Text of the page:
how we kept going.
I remember walking to the
armfuls of white bread
as the sirens
wailed in the streets
I remember a sea of red
concocted by man
greedily taking away with it
I remember, I imagined
warplanes to be fireworks
I told myself this
over and over until
I believed it.
time hiccups, stumbles
with nothing to hold except
the possibility of a different
like stones being laid
one by one upon a long wall
before flying missiles
ricochet, setting ablaze
is left of us.
from winter’s cinder
I am writing
In this universe
in my body, warm
with blood on my hands
silence and deafness
our collective armour.
I remember writing
*we lived happily
during the war.
*(We lived happily during the war is a poem by Ilya Kaminsky)
Who cares if grandfathers exist before they are dead by Khatija Khan
it is their silence that is heard
more than their words
because what else do you expect
from toothless mouths?
but occasionally, they speak too loud.
like one day some mosquitoes buzzed
in our home and that was when
my grandfather said
"you have the blood of a thousand
mosquitoes in your veins
and if they can have wings and a voice,
why can't you?
if they refuse to die before
making it hard for you to live,
why can't you live like
you were only given one life?"
you see, when you have wings
you are seen and
when you have a voice,
you are heard.
in silence, you are punished.
until your silence becomes a parasite
and starts living in bodies of others.
mine lives in my grandfather.
but who takes grandfathers seriously?
they search for glasses
with their glasses on.
they are too old to live in new poems
and too vulnerable to be versed or voiced.
they look for love in cupboard drawers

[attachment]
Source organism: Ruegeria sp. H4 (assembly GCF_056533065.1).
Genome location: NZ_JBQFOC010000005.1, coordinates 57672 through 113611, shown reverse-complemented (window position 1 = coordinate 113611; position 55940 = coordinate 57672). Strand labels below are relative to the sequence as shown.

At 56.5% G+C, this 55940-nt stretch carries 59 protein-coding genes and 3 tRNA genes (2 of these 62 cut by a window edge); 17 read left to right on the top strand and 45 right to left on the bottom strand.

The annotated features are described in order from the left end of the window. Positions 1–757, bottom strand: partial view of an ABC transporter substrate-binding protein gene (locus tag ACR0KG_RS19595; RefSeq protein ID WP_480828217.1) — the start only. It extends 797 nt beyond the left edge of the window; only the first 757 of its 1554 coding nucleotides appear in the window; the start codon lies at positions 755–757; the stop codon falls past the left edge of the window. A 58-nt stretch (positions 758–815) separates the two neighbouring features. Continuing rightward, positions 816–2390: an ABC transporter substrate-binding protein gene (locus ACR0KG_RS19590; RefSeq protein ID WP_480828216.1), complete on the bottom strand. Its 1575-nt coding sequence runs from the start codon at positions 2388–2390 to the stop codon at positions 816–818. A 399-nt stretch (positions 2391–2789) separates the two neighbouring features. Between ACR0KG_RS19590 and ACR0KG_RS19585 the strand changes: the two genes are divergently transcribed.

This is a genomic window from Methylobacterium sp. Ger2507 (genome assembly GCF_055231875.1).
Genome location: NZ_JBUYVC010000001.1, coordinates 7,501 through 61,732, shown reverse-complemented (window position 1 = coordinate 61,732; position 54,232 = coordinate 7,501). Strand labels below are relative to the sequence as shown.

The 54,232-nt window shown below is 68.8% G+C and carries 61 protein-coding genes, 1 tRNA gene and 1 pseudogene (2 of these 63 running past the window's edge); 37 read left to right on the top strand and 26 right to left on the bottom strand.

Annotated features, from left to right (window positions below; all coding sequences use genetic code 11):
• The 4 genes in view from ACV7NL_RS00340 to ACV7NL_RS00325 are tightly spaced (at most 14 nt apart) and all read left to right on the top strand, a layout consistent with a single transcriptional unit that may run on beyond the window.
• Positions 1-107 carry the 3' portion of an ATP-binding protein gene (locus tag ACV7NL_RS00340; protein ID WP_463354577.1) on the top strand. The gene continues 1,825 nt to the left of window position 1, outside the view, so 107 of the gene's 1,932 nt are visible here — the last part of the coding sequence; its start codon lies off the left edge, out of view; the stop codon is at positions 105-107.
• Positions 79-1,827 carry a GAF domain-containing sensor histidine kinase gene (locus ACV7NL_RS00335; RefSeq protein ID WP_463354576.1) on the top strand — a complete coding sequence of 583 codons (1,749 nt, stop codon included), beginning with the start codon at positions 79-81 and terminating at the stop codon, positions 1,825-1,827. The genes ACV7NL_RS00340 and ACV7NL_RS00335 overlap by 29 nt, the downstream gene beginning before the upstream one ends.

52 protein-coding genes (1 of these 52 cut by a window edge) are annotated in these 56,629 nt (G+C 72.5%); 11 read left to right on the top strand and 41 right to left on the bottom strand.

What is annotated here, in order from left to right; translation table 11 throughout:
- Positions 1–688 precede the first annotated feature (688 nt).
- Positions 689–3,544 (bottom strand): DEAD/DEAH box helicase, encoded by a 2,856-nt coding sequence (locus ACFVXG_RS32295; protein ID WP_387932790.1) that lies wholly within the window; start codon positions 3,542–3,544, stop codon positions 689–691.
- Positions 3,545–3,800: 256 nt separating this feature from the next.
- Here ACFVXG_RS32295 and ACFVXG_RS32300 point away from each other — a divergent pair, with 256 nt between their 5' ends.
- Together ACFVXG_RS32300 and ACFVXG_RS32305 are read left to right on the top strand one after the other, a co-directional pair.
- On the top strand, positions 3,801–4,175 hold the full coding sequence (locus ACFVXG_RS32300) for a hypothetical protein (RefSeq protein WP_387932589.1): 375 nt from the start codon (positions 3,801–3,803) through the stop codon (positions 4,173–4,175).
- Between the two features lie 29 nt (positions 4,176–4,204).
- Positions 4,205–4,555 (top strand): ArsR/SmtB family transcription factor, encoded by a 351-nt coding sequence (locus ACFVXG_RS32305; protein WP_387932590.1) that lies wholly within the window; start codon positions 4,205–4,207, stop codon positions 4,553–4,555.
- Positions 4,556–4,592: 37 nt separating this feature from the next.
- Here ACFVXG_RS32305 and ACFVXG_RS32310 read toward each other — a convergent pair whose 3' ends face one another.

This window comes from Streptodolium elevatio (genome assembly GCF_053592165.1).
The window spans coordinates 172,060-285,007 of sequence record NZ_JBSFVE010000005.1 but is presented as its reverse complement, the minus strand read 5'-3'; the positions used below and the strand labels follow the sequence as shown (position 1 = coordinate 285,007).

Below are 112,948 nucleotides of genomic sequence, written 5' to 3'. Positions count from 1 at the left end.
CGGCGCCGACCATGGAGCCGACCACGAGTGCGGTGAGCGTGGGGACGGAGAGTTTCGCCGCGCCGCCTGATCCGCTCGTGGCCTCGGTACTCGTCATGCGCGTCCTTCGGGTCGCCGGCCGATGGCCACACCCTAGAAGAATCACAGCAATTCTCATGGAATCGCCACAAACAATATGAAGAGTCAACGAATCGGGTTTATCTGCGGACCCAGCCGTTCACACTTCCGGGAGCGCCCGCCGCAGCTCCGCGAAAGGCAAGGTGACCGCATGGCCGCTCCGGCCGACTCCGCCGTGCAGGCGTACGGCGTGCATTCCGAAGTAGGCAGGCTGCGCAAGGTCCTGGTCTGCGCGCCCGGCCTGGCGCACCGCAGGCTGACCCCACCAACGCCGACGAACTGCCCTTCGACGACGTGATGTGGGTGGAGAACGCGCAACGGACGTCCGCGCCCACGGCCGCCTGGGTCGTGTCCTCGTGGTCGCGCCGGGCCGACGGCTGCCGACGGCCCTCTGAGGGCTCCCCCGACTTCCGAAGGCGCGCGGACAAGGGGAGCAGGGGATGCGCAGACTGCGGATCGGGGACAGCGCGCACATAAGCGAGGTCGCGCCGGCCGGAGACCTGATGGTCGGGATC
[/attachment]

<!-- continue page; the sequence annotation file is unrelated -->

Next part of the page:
where they keep the picture of their wives
and hang their clothes on empty
chairs that sing the song of
their despair and afterlife.
grandfathers learn the meaning
of tenderness when they
become children again.
they sit next to you with lips stitched
together, stick lying beneath,
on days you cry silently on the stairs.
without a word,
you hear sympathy pay its debt
and without a hug,
you find love surrounding you like
it is all that you have.
the house becomes a home
in their presence
but who cares if grandfathers exist
before they are dead?
who takes grandfathers seriously?
they forget the names of
the people they named
and always use new names
from their lost memory.
they build the habit of
looking at wristwatches
and table clocks only when
they run out of time.
ceiling fans are their worst enemies.
they are said to make
weak bones creak and ache.
we don't know mornings without
the sound of their stick tapping
the floor and shivering hands
because we never wake up
earlier than our grandfathers.
we sleep soundly leaving
it all in their numb palms
to safekeep the giant doors.
long newspaper editorials wait
to be patiently read by
grandfathers who have no specific job.
they keep fixing their glasses
by tapping every now and then
on their nose.
torches lose light only to
be charged again
and used for every minor inconvenience.
silence lingers like silent prayers
with grandfathers around
but who worries if they have eaten
because we eat boiled bulgur wheat
on a normal day